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The Your Future, Your Super time bomb in super’s big returns

In the topsy turvy world of Your Future, Your Super being down 20 per cent is only a bad thing if the benchmark is 50 bips better, and defensive positioning in a weird market isn’t rewarded.
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There is not much to be unhappy about with this year’s superannuation returns, aside from the fact that they all seem to have come from the one place. Tech reigns supreme – again. The question is whether that will be the case this time next year and whether there’s anything that can (or will) be done to protect members if it isn’t.

Inside superannuation funds the question of whether Nvidia is actually one of the most valuable companies in the world is rhetorical. Love it or loathe it, they have to own it, and preferably at the benchmark weight. Doing anything else will incur Your Future, Your Super (YFYS) performance test tracking error and the possibility that their fund will be named and shamed as an underperformer and (potentially) closed.

And this is not a dig at Nvidia – or any other stock galloping alongside it – per se. If a pre-revenue company chaired by the ghost of Christopher Skase and domiciled in the Bermuda Triangle somehow shot to the top of the bourse tomorrow it would still find its way into the portfolio of Australian Retirement Trust, Aware Super, AustralianSuper – and so on.

  • For super funds, more than any other group of institutional investors, there really is no alternative; when the music is playing they must dance, and when equity markets hit all-time highs against a deeply troubled macro backdrop they must own them.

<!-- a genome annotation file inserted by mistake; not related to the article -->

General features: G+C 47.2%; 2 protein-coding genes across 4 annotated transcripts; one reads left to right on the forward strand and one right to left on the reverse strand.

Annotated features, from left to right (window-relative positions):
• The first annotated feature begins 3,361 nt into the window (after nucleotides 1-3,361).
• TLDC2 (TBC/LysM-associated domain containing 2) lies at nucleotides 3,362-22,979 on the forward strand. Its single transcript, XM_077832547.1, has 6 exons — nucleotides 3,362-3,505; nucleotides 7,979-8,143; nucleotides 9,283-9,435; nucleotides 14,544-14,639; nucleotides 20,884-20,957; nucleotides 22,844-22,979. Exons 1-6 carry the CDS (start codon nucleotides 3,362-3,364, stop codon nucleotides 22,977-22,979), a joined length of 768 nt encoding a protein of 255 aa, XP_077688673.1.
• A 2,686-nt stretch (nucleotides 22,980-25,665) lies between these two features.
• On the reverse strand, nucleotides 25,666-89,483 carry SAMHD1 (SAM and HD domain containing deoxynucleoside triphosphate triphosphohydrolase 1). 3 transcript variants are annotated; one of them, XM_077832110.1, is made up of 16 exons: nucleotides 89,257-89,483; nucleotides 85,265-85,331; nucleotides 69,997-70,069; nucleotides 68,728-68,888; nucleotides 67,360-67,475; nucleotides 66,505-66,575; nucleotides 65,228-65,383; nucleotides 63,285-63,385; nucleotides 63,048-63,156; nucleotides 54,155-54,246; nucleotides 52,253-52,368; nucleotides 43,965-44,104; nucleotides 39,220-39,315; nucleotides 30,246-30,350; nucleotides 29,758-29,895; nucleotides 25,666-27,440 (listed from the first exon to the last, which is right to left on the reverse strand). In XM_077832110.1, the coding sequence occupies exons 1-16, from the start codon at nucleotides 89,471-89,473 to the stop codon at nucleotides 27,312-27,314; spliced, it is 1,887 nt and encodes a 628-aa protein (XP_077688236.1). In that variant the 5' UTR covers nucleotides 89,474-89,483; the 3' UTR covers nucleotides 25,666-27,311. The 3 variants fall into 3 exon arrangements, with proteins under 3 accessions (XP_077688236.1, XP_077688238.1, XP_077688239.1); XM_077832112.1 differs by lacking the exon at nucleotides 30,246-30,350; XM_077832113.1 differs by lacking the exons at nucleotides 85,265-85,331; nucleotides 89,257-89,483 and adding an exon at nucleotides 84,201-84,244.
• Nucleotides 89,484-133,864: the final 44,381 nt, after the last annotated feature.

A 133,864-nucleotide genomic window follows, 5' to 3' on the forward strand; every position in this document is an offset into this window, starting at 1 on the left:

They could limit the potential damage by underweighting equities, like AustralianSuper did back in July last year, but that has the effect of making your one-year returns look bad (a tepid 8.5 per cent, described as everything from ‘sub-par’ to the dreaded ‘solid’) when everybody else is posting 11 per cent, and forces you to justify to your members and the Australian Financial Review what was an otherwise understandable risk management decision made with decades of experience and information to back it up.

    For obvious reasons this is not the most appealing option – better to be up when everybody is up and down when everybody is down. Why would members switch when every fund is in the red? But while AustralianSuper’s move was objectively bad this time around, next time it won’t be.

    Of course, the downside risk story is usually more compelling than one where everything keeps chugging along. Everything could be alright, Nvidia and the rest of the Magnificent Seven could be multi-trillion-dollar companies and super fund members could continue to benefit from owning them.

    But the incentives would still be perverse; in the topsy turvy world of YFYS, the regulator only thinks a negative 20 per cent return is a bad thing if it’s 50 basis points worse than the benchmark. It might not be Nvidia, but everything crashes back to earth eventually – and YFYS means super funds will be holding on to whatever it is when it does.

    Lachlan Maddock

    Lachlan is editor of Investor Strategy News and has extensive experience covering institutional investment.




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